So today we’re going to cover a topic that hits really close to home for us… and by that, we mean that it helps to literally pay for us to live in our home. We are, of course, talking about a place of employment. We are both gainfully employed by fantastic, privately-owned, local companies that … Continue reading Season 2: Episode Five: Amro Music turns 100 years old!
“The day of our wedding was set, and then not all the powers in the world could have separated us. It was our intention to leave here and go to St. Louis, and I would have been Freda’s slave. I would have devoted my whole life to making her happy---But when Freda returned my engagement … Continue reading Season 2: Episode One: Alice and Freda
The Orpheum we see today is not actually the original building. The original theater was not even called “The Orpheum” - that name wouldn’t appear on the front of the building until 1907. The original theater, built in 1890 on the southwest corner of Main and Beale, was known as the Grand Opera House. It … Continue reading Episode Ten: The Orpheum Theater
It was August 18, 1920 and America had only secured 35 states that were FOR ratifying the 19th Amendment. Tennessee was the last state that was going to vote and it wasn’t looking good. They called it the “War of the Roses” with pro ratifiers, aka “suffs” donning yellow roses and the antis donning red … Continue reading Episode Nine: Ratifying the 19th Amendment
Clara Conway was born in New Orleans, LA, August 14, 1844, to poor Irish immigrants, Margaret Riordan Conway and Thomas Conway, who came to America in the early 19th century. (I’ve read she came to Memphis in 1846, that she was brought to Memphis in 1855 when her parents died, but also that she simply … Continue reading Episode Eight: Clara Conway & the Clara Conway Institute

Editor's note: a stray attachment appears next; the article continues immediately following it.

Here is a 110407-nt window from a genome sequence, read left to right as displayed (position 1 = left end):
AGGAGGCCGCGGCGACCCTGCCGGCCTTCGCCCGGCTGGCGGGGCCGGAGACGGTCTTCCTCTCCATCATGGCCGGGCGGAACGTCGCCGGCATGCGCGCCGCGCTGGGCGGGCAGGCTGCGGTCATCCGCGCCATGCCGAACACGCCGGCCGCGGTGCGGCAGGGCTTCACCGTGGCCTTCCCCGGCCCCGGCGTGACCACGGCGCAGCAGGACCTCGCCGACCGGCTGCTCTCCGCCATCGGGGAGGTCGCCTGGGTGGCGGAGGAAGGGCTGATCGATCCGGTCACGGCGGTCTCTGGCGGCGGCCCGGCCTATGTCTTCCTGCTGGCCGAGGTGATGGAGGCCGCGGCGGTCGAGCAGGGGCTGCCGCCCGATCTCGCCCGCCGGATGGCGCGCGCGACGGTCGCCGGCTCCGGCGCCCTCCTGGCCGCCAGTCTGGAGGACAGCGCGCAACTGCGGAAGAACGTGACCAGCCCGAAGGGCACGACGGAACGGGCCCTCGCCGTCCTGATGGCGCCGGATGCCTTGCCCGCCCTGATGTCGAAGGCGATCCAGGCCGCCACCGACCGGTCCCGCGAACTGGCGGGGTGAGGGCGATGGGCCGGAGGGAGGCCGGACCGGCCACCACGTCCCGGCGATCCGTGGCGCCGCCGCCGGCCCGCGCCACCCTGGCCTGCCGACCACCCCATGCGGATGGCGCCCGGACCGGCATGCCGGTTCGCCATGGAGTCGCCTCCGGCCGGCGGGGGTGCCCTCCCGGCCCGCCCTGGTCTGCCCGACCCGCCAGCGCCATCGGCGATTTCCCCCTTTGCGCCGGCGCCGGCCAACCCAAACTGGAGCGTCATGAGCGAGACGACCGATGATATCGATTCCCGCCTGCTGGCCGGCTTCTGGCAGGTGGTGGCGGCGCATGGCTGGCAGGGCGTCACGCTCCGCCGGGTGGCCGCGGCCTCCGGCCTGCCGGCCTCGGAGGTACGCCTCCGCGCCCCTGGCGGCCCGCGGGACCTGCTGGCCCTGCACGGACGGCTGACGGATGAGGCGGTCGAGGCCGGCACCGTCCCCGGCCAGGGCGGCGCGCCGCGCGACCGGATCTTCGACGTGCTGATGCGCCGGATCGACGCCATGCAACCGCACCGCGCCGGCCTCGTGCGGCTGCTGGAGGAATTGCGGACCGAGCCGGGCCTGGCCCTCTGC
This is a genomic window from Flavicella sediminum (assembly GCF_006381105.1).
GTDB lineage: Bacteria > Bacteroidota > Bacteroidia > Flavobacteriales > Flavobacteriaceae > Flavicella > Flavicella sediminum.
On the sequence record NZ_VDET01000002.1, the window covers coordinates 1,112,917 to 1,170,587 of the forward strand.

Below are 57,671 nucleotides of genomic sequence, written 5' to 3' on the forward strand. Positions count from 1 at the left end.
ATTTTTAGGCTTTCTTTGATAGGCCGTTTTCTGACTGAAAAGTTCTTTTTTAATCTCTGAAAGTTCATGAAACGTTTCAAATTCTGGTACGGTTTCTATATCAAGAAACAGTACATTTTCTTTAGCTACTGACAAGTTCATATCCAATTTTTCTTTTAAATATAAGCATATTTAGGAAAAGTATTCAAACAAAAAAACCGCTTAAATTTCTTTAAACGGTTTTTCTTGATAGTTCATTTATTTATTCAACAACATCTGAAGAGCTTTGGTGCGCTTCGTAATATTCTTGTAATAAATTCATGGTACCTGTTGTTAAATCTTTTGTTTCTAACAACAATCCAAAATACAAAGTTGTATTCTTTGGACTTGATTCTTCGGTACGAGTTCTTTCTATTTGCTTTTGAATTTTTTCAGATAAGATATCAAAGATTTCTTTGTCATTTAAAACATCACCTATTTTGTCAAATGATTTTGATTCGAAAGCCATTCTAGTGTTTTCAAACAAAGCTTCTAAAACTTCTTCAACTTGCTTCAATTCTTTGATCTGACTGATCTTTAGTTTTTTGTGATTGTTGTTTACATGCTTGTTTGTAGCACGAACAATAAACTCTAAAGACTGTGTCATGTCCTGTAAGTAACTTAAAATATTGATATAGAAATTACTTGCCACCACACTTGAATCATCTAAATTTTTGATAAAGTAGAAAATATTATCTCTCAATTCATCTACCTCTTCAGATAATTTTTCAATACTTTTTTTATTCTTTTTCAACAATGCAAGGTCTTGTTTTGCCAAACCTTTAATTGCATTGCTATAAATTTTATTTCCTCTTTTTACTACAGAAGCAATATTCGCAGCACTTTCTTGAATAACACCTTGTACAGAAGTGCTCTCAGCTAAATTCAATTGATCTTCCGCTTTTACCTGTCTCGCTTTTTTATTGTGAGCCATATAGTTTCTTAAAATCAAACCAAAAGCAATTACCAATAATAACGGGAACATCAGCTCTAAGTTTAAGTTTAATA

Ida Bell Wells was born July 16, 1862 in Holly Springs, MS. Her parents, James and Lizzie Wells, were enslaved in Holly Springs when she was born. Her father was the son of a white man and one of his slaves named Peggy. At age 18, James went to Holly Springs to learn carpentry and … Continue reading Episode Five: Ida B. Wells
This episode is about Firsts in Memphis. It occurred to me, after several tours of our favorite place, Elmwood Cemetery, that our city has numerous things that happened for the first time, here in our city. We’re going to talk about a few of them today. We’ll revisit this topic periodically, we’ve got a few more … Continue reading Episode Four: Firsts in Memphis
“These animals are like my children, every day that I come to the zoo I say, ‘Daddy’s home’.” - Nicholas J. Melroy, 1923 You can thank the payment of debt, which came in an unusual form, for the construction of Memphis’s wonderful zoo. Albert Carruthers, president of a local shoe business, accepted an in-kind payment … Continue reading Episode Three: The Memphis Zoo